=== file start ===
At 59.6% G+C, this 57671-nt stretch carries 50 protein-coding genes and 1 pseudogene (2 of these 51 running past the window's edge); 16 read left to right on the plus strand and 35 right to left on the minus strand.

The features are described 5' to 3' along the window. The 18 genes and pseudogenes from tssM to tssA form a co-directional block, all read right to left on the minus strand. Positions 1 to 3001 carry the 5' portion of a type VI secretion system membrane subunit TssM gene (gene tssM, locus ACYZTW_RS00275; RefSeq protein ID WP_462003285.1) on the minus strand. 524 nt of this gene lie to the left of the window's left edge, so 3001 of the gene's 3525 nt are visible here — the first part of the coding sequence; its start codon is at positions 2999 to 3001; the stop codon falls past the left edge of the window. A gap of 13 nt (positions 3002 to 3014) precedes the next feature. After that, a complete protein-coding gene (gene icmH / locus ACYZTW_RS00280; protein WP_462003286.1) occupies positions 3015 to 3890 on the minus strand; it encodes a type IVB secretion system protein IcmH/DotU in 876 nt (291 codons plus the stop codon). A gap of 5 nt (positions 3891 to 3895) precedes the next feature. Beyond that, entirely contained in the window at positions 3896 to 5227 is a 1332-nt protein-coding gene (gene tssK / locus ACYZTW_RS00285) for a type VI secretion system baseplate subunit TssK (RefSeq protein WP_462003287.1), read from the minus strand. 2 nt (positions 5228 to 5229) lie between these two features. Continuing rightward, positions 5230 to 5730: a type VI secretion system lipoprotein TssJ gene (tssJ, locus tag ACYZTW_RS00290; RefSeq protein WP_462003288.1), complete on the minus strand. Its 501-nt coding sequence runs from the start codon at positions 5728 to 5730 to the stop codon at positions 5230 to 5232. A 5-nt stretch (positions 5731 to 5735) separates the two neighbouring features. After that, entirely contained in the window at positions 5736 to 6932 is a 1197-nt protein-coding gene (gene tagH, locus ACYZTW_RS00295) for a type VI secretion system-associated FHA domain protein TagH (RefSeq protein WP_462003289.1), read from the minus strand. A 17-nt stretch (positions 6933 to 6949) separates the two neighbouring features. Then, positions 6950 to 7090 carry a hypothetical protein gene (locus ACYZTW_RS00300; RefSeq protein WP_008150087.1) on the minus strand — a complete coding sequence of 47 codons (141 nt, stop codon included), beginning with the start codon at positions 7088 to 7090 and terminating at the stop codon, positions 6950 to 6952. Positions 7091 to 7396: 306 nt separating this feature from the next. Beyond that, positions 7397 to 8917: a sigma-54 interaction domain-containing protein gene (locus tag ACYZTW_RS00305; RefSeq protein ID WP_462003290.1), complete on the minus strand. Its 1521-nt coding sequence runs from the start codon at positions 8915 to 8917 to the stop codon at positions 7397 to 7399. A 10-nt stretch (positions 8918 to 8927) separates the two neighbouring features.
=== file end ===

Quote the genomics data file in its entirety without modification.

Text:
At 59.6% G+C, this 57671-nt stretch carries 50 protein-coding genes and 1 pseudogene (2 of these 51 running past the window's edge); 16 read left to right on the plus strand and 35 right to left on the minus strand.

The features are described 5' to 3' along the window. The 18 genes and pseudogenes from tssM to tssA form a co-directional block, all read right to left on the minus strand. Positions 1 to 3001 carry the 5' portion of a type VI secretion system membrane subunit TssM gene (gene tssM, locus ACYZTW_RS00275; RefSeq protein ID WP_462003285.1) on the minus strand. 524 nt of this gene lie to the left of the window's left edge, so 3001 of the gene's 3525 nt are visible here — the first part of the coding sequence; its start codon is at positions 2999 to 3001; the stop codon falls past the left edge of the window. A gap of 13 nt (positions 3002 to 3014) precedes the next feature. After that, a complete protein-coding gene (gene icmH / locus ACYZTW_RS00280; protein WP_462003286.1) occupies positions 3015 to 3890 on the minus strand; it encodes a type IVB secretion system protein IcmH/DotU in 876 nt (291 codons plus the stop codon). A gap of 5 nt (positions 3891 to 3895) precedes the next feature. Beyond that, entirely contained in the window at positions 3896 to 5227 is a 1332-nt protein-coding gene (gene tssK / locus ACYZTW_RS00285) for a type VI secretion system baseplate subunit TssK (RefSeq protein WP_462003287.1), read from the minus strand. 2 nt (positions 5228 to 5229) lie between these two features. Continuing rightward, positions 5230 to 5730: a type VI secretion system lipoprotein TssJ gene (tssJ, locus tag ACYZTW_RS00290; RefSeq protein WP_462003288.1), complete on the minus strand. Its 501-nt coding sequence runs from the start codon at positions 5728 to 5730 to the stop codon at positions 5230 to 5232. A 5-nt stretch (positions 5731 to 5735) separates the two neighbouring features. After that, entirely contained in the window at positions 5736 to 6932 is a 1197-nt protein-coding gene (gene tagH, locus ACYZTW_RS00295) for a type VI secretion system-associated FHA domain protein TagH (RefSeq protein WP_462003289.1), read from the minus strand. A 17-nt stretch (positions 6933 to 6949) separates the two neighbouring features. Then, positions 6950 to 7090 carry a hypothetical protein gene (locus ACYZTW_RS00300; RefSeq protein WP_008150087.1) on the minus strand — a complete coding sequence of 47 codons (141 nt, stop codon included), beginning with the start codon at positions 7088 to 7090 and terminating at the stop codon, positions 6950 to 6952. Positions 7091 to 7396: 306 nt separating this feature from the next. Beyond that, positions 7397 to 8917: a sigma-54 interaction domain-containing protein gene (locus tag ACYZTW_RS00305; RefSeq protein ID WP_462003290.1), complete on the minus strand. Its 1521-nt coding sequence runs from the start codon at positions 8915 to 8917 to the stop codon at positions 7397 to 7399. A 10-nt stretch (positions 8918 to 8927) separates the two neighbouring features.